Hey you, with the cell phone on your desk just a few inches from your hand. Or maybe it’s in your pocket or purse, or it’s clipped to your belt. Wherever this handy communication gadget is, the fact that it’s within reach should tell you just how powerful a business tool it can be for the company that’s looking for innovative ways to communicate with new and existing customers.
According to a recent Jack Myers Media Business Report, mobile advertising is expected to increase to $1.1 billion this year and to $2.44 billion by 2009. By comparison, the organization reports that newspaper advertising nationwide was expected to decline over 2008 and 2009, while broadcast network TV and radio advertising were expected to start decreasing in 2009.
The numbers don’t lie. As more companies scale back their “traditional” advertising methods, they are pouring more money and time into mobile options, which find companies using data services such as Short Message Service, (SMS, also known as text messaging), Multimedia Message Service (SMS, which includes picture messaging), content downloads, and the Mobile Web to reach customers. According to the Mobile Marketing Association, these media channels carry both content and advertising, thus allowing for precisely targeted communication with users.
Jeff Lerner, chief technology officer and co-founder of WHAM Mobile in Houston, which develops mobile marketing technology and solutions for businesses, says the growth in mobile marketing use by American companies is largely driven by its direct and cost-effective nature. An e-mail campaign centered on a “send a text message to 0000 to win a free prize” message, for example, is both inexpensive to create and easy to quantify.
Liz Lee, director of content and mobile initiatives for Urban Wireless in Los Angeles, says smaller firms like mobile marketing for its geographically specific qualities. For example, a small boutique that wants to attract new customers in its city by offering a 20% first-timer discount, could use mobile marketing to focus tightly on that target user base (as opposed to using a more general, Web-based approach that would reach the entire country).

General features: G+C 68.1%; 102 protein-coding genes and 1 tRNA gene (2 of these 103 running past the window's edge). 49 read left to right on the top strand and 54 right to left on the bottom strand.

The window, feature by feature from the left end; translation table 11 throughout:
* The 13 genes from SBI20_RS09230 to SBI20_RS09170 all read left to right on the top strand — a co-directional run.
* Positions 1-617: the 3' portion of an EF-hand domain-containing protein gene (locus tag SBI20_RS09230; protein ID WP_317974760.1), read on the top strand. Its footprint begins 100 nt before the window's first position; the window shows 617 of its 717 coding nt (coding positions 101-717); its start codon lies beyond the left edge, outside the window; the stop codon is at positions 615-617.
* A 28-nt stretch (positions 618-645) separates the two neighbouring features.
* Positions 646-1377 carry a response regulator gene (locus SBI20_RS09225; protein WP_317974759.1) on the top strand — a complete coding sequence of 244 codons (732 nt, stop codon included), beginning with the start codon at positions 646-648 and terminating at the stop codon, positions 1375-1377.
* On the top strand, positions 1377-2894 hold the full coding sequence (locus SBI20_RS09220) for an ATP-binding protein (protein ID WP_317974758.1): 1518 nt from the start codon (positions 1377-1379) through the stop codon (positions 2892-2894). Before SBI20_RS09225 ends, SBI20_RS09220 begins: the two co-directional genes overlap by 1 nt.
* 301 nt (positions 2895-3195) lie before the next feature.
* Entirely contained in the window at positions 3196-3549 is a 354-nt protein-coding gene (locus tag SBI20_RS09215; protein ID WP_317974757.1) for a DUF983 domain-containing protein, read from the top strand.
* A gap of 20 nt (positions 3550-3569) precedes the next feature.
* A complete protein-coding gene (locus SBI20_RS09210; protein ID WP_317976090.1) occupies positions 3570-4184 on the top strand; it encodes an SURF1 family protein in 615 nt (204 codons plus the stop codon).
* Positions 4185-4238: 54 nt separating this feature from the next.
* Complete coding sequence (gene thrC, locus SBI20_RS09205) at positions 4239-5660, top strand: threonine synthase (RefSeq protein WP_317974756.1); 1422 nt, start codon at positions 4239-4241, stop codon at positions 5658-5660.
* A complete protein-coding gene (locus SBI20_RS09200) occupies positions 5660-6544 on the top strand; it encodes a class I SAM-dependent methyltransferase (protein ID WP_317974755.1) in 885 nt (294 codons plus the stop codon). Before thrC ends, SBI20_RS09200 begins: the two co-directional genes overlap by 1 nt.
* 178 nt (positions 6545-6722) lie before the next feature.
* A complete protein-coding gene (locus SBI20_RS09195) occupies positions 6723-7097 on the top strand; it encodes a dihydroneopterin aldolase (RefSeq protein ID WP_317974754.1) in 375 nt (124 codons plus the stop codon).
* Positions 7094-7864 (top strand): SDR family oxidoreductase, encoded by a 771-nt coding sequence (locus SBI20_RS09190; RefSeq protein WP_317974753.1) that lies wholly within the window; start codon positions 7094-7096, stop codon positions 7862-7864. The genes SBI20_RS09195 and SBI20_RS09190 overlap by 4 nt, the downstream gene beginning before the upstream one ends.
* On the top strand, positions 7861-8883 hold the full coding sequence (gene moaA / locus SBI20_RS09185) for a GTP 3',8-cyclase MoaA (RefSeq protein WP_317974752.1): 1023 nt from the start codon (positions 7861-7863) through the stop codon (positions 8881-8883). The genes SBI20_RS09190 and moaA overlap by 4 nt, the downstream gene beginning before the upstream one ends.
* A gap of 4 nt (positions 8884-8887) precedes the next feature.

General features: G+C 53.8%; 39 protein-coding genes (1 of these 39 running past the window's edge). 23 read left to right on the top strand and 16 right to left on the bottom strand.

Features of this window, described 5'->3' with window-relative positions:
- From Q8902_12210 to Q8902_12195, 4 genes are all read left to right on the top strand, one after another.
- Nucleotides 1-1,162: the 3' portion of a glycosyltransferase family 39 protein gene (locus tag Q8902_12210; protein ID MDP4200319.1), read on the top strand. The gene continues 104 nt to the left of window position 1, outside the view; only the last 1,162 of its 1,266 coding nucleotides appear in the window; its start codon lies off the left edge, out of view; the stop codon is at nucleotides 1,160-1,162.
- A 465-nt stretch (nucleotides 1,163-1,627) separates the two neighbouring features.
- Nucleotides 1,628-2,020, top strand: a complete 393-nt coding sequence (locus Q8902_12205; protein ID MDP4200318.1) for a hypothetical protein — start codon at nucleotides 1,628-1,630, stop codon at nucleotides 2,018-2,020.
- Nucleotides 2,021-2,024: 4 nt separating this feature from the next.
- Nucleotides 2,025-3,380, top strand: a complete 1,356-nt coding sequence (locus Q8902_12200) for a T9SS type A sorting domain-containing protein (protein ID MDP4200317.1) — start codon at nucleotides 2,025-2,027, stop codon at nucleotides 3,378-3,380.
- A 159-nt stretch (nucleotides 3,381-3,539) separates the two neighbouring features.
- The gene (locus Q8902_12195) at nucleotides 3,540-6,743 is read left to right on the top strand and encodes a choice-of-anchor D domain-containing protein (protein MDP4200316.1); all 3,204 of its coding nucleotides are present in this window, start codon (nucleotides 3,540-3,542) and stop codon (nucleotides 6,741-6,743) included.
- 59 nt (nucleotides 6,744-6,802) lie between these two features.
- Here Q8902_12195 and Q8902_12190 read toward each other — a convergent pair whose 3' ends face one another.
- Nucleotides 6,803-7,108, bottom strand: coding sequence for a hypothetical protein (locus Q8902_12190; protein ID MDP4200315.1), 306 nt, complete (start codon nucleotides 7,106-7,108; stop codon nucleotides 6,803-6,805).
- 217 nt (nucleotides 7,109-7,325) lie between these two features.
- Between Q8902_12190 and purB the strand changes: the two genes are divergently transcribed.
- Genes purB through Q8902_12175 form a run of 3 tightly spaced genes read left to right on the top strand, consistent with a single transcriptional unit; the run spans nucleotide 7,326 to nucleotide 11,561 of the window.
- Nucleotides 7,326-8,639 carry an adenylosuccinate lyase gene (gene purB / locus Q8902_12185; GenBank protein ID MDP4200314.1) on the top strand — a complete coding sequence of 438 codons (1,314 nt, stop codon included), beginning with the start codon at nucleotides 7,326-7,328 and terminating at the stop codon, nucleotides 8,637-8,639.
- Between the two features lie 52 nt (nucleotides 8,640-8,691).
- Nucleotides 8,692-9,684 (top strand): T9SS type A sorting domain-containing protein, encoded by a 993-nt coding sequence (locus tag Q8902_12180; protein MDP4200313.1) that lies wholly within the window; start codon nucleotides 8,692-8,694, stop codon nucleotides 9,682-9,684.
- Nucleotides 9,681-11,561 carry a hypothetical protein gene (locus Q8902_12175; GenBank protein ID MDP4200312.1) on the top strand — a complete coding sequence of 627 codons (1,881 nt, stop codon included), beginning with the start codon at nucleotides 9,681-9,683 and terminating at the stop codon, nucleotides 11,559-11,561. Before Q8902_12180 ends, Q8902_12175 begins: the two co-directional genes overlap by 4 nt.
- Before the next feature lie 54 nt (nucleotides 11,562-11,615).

Lerner says restaurants are finding mobile marketing particularly useful. For example, a pizza shop in Texas that wanted a more accurate way to track its billboard advertising efforts included the verbiage “Text the word PIZZA to 0000 and receive a coupon” on its outdoor advertising. The efforts paid off, with the restaurant redeeming more than 100 coupons during the first week of the campaign. “It didn’t cost the small business much to add the mobile aspect to the billboard,” Lerner says, “but the owners were thrilled with the results.”
In another example, Lee says a small event marketing company created a mobile campaign that found cell phone users texting a keyword to a specific number to receive important updates, information, and possibly win tickets and apparel related to a summer concert. “It allowed the company to announce the event and to give individuals a lot of information